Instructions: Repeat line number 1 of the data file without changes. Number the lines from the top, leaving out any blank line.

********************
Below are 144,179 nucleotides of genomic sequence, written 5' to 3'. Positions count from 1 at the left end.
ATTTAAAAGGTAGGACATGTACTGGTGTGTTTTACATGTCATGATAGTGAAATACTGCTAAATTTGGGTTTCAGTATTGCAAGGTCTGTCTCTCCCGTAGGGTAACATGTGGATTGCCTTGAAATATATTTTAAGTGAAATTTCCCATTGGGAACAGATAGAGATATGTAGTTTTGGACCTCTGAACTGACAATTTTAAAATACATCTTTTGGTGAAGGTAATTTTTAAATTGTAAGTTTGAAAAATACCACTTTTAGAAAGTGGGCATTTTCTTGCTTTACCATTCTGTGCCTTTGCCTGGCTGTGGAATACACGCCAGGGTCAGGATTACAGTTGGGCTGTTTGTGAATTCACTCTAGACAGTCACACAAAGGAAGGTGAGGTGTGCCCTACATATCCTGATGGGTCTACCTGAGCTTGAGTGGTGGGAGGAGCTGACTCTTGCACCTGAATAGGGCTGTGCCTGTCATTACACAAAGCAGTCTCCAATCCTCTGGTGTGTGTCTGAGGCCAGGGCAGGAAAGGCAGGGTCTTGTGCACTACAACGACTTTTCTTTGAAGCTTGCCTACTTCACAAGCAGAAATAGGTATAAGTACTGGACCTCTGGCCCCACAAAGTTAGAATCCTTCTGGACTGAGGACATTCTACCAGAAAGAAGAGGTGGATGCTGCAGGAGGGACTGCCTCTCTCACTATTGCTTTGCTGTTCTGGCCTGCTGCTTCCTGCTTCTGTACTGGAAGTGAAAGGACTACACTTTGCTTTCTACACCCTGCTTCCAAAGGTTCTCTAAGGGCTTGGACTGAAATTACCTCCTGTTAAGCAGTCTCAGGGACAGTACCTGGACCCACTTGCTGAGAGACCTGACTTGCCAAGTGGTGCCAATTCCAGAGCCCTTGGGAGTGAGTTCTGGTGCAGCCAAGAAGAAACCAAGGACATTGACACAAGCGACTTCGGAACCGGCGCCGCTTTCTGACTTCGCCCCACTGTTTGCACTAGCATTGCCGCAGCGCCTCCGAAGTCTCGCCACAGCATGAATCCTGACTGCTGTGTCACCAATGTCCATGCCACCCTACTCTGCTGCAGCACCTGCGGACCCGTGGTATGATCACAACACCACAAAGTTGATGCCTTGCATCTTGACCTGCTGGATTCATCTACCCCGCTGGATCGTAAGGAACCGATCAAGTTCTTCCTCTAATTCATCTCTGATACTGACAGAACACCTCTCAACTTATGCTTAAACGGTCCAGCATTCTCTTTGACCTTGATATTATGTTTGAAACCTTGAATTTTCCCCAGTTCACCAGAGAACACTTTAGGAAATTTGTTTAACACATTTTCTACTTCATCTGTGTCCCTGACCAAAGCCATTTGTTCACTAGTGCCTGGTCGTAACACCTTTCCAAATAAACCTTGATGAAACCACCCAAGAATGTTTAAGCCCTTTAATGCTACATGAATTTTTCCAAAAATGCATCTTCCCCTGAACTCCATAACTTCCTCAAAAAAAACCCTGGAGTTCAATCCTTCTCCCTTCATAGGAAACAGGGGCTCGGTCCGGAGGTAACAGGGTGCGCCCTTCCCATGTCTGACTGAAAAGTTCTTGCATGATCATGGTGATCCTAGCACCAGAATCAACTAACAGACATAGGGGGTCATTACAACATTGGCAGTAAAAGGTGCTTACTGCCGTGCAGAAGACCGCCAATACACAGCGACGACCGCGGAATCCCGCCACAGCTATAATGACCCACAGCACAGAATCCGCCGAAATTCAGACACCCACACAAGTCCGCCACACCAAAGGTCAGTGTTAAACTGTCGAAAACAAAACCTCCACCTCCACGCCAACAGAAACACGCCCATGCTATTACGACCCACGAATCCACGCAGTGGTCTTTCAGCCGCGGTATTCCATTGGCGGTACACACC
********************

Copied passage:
Below are 144,179 nucleotides of genomic sequence, written 5' to 3'. Positions count from 1 at the left end.